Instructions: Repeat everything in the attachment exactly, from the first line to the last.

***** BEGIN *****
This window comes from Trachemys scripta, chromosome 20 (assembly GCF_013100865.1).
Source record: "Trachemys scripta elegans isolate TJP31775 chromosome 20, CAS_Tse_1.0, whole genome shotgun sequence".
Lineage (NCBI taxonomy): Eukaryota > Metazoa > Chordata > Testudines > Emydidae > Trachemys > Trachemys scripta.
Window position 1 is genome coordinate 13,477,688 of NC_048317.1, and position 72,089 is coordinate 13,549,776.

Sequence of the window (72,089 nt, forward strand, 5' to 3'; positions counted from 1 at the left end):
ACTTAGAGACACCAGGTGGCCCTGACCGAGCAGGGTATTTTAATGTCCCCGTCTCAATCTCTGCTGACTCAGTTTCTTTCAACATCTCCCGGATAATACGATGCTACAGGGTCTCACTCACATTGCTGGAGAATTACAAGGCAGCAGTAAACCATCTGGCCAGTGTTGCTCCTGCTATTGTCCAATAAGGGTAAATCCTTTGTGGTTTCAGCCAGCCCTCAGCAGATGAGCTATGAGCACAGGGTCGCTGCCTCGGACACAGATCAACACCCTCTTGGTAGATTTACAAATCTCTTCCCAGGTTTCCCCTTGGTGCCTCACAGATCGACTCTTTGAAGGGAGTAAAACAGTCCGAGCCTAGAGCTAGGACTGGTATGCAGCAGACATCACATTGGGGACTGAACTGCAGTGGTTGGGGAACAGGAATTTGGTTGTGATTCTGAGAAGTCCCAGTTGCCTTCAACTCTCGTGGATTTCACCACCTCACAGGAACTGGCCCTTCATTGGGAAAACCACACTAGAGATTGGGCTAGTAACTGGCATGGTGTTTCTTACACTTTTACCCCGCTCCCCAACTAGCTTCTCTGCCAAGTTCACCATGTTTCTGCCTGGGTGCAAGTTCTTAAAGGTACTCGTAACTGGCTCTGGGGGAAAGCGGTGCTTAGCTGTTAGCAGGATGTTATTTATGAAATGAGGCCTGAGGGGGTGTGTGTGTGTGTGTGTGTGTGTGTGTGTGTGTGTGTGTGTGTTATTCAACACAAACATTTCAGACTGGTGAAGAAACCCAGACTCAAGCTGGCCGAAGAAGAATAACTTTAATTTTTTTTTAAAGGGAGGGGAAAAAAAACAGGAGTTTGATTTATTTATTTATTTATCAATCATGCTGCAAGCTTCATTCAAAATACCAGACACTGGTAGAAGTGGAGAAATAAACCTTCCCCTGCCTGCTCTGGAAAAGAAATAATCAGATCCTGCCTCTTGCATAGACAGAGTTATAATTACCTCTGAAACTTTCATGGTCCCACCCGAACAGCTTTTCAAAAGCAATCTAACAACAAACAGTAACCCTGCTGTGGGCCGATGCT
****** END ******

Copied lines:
This window comes from Trachemys scripta, chromosome 20 (assembly GCF_013100865.1).
Source record: "Trachemys scripta elegans isolate TJP31775 chromosome 20, CAS_Tse_1.0, whole genome shotgun sequence".
Lineage (NCBI taxonomy): Eukaryota > Metazoa > Chordata > Testudines > Emydidae > Trachemys > Trachemys scripta.
Window position 1 is genome coordinate 13,477,688 of NC_048317.1, and position 72,089 is coordinate 13,549,776.

Sequence of the window (72,089 nt, forward strand, 5' to 3'; positions counted from 1 at the left end):
ACTTAGAGACACCAGGTGGCCCTGACCGAGCAGGGTATTTTAATGTCCCCGTCTCAATCTCTGCTGACTCAGTTTCTTTCAACATCTCCCGGATAATACGATGCTACAGGGTCTCACTCACATTGCTGGAGAATTACAAGGCAGCAGTAAACCATCTGGCCAGTGTTGCTCCTGCTATTGTCCAATAAGGGTAAATCCTTTGTGGTTTCAGCCAGCCCTCAGCAGATGAGCTATGAGCACAGGGTCGCTGCCTCGGACACAGATCAACACCCTCTTGGTAGATTTACAAATCTCTTCCCAGGTTTCCCCTTGGTGCCTCACAGATCGACTCTTTGAAGGGAGTAAAACAGTCCGAGCCTAGAGCTAGGACTGGTATGCAGCAGACATCACATTGGGGACTGAACTGCAGTGGTTGGGGAACAGGAATTTGGTTGTGATTCTGAGAAGTCCCAGTTGCCTTCAACTCTCGTGGATTTCACCACCTCACAGGAACTGGCCCTTCATTGGGAAAACCACACTAGAGATTGGGCTAGTAACTGGCATGGTGTTTCTTACACTTTTACCCCGCTCCCCAACTAGCTTCTCTGCCAAGTTCACCATGTTTCTGCCTGGGTGCAAGTTCTTAAAGGTACTCGTAACTGGCTCTGGGGGAAAGCGGTGCTTAGCTGTTAGCAGGATGTTATTTATGAAATGAGGCCTGAGGGGGTGTGTGTGTGTGTGTGTGTGTGTGTGTGTGTGTGTGTGTGTGTTATTCAACACAAACATTTCAGACTGGTGAAGAAACCCAGACTCAAGCTGGCCGAAGAAGAATAACTTTAATTTTTTTTTAAAGGGAGGGGAAAAAAAACAGGAGTTTGATTTATTTATTTATTTATCAATCATGCTGCAAGCTTCATTCAAAATACCAGACACTGGTAGAAGTGGAGAAATAAACCTTCCCCTGCCTGCTCTGGAAAAGAAATAATCAGATCCTGCCTCTTGCATAGACAGAGTTATAATTACCTCTGAAACTTTCATGGTCCCACCCGAACAGCTTTTCAAAAGCAATCTAACAACAAACAGTAACCCTGCTGTGGGCCGATGCT